Oscar Flores, 53, was a server, dishwasher, and prep cook at the Back Bay’s much-loved Middle Eastern restaurant Café Jaffa for 28 years, until it closed in 2019. He followed his brother to the United States from El Salvador in 1988, wanting more opportunities. Next week, he’ll begin work as a prep cook at Greek restaurant Krasi, in the very same Gloucester Street location.
What’s the first restaurant you remember eating at in Boston?
Hamersley’s Bistro in the South End. I had a baked chicken dish. I started working there in 1988. I was a dishwasher.
What’s one thing you’d like to fix about the restaurant industry here?
It would be nice to fix the gap between the back of the house and front of the house — a way for tips to be shared with the kitchen.
How has the restaurant landscape changed since you started working in Boston?
There are many more international restaurants than when I arrived. It’s been nice, as a Salvadoran man, to see more Salvadoran restaurants, as well as Greek and Middle Eastern.
What restaurants do you visit when you’re not working?
I spend most of my time working. When at home, I enjoy cooking for myself rather than going out to eat. When I do, my favorite is La Hacienda in East Boston.
What’s your earliest food memory that made you think that you might work in restaurants someday?
Mostly watching my mother cook. I wanted to learn from her. My mother used to make a roasted chicken dish that I miss a lot, but it’s been over 35 years since I had it. I also had pupusas, a very typical dish, growing up. I grew up in Jocoro, Morazán, El Salvador.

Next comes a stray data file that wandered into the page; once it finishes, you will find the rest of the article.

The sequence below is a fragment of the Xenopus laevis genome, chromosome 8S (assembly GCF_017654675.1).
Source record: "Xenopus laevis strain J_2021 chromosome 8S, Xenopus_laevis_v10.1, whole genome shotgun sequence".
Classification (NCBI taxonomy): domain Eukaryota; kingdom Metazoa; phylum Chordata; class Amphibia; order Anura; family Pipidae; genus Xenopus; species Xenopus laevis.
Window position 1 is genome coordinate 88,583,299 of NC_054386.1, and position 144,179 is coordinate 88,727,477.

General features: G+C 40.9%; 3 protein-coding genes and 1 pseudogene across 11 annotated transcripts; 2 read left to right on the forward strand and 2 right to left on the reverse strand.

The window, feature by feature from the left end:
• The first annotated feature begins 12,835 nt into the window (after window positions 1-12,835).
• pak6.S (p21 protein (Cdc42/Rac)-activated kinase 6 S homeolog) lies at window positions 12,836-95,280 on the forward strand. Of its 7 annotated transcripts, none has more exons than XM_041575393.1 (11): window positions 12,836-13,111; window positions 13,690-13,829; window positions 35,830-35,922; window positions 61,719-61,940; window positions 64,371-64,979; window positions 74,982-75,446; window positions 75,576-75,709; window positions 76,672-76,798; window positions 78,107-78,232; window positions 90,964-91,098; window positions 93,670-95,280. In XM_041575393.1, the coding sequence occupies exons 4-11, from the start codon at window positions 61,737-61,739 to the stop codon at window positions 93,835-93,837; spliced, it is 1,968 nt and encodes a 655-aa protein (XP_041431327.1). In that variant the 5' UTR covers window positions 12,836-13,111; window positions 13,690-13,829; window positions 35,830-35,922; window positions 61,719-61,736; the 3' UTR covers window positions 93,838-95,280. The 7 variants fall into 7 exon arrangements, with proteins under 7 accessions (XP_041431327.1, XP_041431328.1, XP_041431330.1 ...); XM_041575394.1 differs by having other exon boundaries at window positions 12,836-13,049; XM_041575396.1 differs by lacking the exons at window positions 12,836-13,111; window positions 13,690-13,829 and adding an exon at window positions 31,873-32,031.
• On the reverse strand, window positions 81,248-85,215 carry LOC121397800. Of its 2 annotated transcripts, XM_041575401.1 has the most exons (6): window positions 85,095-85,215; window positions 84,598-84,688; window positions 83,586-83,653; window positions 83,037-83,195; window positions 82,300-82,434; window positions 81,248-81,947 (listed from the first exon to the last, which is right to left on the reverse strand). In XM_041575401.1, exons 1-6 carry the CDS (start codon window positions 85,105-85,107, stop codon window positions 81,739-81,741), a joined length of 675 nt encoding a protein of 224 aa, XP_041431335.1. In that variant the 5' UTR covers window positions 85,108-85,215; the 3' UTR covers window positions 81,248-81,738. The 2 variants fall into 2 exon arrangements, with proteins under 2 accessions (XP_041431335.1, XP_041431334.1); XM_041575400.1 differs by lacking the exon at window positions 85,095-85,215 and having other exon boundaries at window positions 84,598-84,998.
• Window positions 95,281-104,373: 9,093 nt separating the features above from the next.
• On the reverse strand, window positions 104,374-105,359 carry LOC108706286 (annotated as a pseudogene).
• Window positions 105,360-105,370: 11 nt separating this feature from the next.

What’s the worst restaurant experience you’ve ever had?
I’m a hygiene freak and ordered salmon at a favorite restaurant. There was hair all over the dish — multiple strands of hair. I was so disgusted and embarrassed for them. I didn’t say anything and asked for the check. I haven’t been back 20 years, and they’re still open.
How could the Boston food scene improve?
More authenticity. If you’re going to serve Greek food, let it be real and original. There should be more authenticity overall, everywhere.
Describe your customers in three words.
Excited, serious, and educated.
What’s the most overdone food or drink trend right now?
Steak! Everyone does it, and everyone does it the exact same way.
What are you reading?
Nothing right now.
What’s one food you never want to eat again?
McDonald’s. There’s too much good food in the world.
How’s your commute?
I go on the Blue Line from East Boston to Government Center to Hynes. It’s about an hour round-trip.
What kind of restaurant is Boston missing?
A real Salvadoran restaurant that isn’t just fast food, takeout, or counter service — a real, table-service restaurant with a wine program and a full bar.
What Boston restaurant do you miss the most?
Charlie’s, about a block from where we are here. We’d go after work. They closed a few years ago. Mostly, though, I miss Cafe Jaffa.
Who has been your most memorable customer?
Governor Deval Patrick was a regular of mine, and he always said “Hi” and remembered everyone’s name. There’s also a very famous Puerto Rican musician named Jerry Rivera who came in once and was my favorite at Cafe Jaffa.
If you were to eat your last meal in Boston, where would you go?
I’d get old-school shawarma from Jaffa, which I can’t get anymore. Or a Colombian dish at La Terraza on Bennington Street: rice, chicharrónes, and lamb with fried plantains and a sunny-side egg.
Interview was edited and translated.